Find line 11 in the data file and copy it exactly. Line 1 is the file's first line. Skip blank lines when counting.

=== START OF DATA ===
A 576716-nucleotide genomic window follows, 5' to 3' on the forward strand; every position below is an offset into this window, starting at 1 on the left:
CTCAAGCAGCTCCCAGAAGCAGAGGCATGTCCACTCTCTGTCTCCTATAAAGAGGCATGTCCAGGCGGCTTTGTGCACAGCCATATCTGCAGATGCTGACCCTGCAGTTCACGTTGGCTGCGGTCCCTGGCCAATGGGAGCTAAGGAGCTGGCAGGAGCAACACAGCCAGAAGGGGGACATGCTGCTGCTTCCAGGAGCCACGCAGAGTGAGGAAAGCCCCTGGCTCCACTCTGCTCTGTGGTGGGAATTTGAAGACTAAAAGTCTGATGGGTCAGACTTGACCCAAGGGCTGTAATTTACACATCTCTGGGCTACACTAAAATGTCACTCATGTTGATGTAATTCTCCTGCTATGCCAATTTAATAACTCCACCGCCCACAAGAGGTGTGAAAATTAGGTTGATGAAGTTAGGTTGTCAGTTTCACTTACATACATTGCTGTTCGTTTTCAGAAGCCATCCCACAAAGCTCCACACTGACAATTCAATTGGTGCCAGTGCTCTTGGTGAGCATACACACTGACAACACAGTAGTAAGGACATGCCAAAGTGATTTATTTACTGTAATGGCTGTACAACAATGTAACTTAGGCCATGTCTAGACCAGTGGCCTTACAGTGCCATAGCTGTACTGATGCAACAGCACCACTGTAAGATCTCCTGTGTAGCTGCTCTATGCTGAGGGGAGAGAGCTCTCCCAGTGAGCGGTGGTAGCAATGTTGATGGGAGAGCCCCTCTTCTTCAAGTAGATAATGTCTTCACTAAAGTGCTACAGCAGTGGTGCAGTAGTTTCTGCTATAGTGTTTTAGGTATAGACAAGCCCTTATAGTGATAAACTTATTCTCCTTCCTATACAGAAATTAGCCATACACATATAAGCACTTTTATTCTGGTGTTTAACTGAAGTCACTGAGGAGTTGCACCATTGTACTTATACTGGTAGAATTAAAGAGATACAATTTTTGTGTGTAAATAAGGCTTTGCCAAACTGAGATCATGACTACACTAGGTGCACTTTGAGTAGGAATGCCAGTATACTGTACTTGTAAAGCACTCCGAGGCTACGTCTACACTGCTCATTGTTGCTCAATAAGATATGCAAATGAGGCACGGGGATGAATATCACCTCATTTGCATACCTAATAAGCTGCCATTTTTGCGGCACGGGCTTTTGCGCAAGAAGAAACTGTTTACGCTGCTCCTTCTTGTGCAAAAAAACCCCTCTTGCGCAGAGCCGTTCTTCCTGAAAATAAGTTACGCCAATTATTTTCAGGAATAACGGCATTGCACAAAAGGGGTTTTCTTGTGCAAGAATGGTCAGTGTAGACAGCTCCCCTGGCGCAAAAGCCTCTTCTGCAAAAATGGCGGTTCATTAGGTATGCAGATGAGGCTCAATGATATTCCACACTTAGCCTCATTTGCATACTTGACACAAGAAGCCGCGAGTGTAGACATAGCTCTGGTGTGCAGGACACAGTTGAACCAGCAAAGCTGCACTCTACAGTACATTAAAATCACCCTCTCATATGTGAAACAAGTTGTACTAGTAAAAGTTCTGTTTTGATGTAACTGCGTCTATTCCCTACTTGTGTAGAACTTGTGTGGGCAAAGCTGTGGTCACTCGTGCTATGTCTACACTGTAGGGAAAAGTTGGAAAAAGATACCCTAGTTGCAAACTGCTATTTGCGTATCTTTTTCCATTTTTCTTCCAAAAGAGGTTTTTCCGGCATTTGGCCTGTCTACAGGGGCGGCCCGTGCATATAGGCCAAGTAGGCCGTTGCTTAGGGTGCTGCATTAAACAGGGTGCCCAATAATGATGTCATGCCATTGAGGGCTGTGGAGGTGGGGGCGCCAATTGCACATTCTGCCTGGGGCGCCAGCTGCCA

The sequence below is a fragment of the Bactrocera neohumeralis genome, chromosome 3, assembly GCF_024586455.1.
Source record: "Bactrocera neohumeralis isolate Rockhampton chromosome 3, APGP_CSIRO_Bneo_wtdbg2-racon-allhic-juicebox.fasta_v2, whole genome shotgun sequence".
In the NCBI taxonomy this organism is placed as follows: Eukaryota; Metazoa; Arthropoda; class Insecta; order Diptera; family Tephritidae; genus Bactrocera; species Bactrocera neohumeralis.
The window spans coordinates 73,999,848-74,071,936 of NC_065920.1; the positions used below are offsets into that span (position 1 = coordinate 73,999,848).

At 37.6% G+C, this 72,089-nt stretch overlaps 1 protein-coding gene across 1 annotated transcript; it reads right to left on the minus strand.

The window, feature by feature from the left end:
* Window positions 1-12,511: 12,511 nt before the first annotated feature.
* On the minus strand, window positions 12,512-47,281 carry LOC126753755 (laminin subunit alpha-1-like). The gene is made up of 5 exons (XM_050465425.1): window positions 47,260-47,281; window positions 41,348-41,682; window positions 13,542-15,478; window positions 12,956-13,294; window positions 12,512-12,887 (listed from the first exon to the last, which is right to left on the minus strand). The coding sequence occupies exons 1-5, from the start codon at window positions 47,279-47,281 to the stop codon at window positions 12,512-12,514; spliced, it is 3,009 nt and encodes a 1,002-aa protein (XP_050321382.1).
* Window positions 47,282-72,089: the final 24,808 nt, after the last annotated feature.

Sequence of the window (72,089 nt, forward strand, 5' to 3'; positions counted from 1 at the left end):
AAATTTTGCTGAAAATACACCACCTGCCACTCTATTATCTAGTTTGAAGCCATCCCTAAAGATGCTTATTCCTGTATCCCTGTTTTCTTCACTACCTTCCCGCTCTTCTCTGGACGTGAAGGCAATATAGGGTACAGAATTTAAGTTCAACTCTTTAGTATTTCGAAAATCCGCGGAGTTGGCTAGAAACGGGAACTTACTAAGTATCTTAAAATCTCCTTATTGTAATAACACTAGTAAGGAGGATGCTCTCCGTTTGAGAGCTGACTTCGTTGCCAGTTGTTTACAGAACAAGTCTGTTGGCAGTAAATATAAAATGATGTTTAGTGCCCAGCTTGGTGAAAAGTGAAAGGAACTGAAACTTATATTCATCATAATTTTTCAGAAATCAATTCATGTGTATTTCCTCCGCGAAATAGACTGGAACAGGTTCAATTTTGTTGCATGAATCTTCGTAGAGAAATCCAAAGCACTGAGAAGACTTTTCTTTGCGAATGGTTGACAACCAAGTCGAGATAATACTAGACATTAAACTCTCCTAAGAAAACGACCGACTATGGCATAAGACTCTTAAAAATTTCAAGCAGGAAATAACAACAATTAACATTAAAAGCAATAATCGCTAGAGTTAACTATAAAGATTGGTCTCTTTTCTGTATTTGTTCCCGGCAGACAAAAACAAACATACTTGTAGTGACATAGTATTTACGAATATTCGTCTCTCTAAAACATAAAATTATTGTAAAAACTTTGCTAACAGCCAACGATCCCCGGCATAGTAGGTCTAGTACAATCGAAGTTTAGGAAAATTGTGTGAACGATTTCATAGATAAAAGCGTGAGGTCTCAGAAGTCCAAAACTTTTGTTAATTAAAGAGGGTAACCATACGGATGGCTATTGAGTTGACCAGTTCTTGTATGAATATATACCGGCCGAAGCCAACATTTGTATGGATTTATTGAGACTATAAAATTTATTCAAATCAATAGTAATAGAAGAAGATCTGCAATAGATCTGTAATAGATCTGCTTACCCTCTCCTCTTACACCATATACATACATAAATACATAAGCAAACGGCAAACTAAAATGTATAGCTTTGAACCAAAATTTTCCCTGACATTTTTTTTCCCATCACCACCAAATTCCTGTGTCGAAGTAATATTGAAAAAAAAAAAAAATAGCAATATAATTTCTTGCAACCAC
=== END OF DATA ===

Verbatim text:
* Window positions 47,282-72,089: the final 24,808 nt, after the last annotated feature.